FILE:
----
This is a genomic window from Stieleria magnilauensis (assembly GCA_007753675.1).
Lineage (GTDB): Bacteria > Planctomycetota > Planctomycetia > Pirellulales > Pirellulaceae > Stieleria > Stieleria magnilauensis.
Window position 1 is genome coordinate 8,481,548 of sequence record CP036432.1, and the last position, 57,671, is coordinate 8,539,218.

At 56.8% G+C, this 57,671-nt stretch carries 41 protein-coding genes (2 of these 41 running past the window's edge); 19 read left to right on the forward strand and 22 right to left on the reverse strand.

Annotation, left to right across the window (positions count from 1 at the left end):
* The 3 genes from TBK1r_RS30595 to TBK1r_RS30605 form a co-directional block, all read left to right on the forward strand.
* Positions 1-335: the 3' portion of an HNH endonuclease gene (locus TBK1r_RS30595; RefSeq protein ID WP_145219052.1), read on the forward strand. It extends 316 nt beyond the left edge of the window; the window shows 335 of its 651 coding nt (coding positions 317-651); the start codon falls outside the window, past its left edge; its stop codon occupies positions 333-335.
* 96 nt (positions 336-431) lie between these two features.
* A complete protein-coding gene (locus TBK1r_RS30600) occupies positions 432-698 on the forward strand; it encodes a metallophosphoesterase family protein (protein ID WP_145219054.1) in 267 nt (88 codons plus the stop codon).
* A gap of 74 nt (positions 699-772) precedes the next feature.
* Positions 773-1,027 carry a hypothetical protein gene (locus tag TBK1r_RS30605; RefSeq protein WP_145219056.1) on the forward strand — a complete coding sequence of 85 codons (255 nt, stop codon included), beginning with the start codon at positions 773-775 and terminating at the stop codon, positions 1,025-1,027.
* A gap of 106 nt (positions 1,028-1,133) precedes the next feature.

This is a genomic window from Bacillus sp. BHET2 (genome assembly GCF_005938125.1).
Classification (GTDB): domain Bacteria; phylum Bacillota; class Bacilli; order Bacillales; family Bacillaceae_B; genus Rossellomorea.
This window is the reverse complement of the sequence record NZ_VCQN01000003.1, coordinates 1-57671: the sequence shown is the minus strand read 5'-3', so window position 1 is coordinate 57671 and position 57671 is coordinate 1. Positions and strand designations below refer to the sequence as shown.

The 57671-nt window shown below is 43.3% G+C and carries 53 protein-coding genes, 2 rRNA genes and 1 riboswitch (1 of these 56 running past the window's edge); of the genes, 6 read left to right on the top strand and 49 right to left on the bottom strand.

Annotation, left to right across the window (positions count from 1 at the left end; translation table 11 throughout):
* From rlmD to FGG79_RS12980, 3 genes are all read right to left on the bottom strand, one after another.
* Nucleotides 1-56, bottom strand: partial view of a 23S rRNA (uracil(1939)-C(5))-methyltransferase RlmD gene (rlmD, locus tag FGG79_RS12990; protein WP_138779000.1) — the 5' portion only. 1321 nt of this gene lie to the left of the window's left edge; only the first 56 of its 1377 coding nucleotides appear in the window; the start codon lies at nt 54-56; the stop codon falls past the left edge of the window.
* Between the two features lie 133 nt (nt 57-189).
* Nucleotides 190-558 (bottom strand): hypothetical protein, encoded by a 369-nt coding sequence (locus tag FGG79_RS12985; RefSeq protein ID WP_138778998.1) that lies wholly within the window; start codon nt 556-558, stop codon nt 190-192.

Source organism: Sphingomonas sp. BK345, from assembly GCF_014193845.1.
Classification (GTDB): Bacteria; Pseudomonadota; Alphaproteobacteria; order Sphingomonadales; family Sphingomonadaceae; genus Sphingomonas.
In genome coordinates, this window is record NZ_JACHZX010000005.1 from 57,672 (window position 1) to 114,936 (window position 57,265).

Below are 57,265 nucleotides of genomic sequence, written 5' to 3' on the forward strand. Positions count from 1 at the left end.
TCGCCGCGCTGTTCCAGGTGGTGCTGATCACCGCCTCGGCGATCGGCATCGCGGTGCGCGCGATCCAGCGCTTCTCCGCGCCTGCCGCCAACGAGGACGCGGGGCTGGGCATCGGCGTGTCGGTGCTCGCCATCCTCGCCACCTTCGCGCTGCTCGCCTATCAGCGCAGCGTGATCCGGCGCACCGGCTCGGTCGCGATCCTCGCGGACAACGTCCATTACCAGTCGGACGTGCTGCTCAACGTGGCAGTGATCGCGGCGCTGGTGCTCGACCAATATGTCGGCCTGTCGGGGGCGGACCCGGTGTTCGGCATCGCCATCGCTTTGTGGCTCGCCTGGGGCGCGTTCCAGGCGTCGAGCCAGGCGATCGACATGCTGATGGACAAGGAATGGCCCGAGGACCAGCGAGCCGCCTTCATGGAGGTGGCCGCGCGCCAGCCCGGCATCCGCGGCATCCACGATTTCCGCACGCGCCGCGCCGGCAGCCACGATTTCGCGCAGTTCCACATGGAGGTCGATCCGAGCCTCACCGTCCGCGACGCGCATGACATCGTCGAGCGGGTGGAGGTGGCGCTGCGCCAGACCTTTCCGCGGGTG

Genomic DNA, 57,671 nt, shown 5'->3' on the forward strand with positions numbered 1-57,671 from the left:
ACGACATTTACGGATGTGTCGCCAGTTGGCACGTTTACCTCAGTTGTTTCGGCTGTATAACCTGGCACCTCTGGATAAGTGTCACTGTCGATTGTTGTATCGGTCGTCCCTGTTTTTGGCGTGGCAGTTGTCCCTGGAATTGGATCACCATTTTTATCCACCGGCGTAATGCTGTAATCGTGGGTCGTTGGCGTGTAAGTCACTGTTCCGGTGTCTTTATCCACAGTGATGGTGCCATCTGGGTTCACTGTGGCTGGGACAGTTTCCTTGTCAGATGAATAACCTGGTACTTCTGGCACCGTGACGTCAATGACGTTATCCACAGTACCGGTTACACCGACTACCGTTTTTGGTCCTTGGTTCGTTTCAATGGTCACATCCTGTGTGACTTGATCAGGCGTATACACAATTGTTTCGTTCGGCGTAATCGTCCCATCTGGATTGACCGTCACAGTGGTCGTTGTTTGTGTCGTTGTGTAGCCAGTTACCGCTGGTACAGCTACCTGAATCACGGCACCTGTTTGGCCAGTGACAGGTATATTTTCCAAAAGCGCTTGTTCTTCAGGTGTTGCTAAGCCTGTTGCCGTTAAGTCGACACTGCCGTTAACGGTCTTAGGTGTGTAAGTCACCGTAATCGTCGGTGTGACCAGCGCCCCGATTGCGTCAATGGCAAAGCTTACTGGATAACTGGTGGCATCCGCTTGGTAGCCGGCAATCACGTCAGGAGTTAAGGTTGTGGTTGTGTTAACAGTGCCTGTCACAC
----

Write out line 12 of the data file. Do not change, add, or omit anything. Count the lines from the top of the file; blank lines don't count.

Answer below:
* A gap of 106 nt (positions 1,028-1,133) precedes the next feature.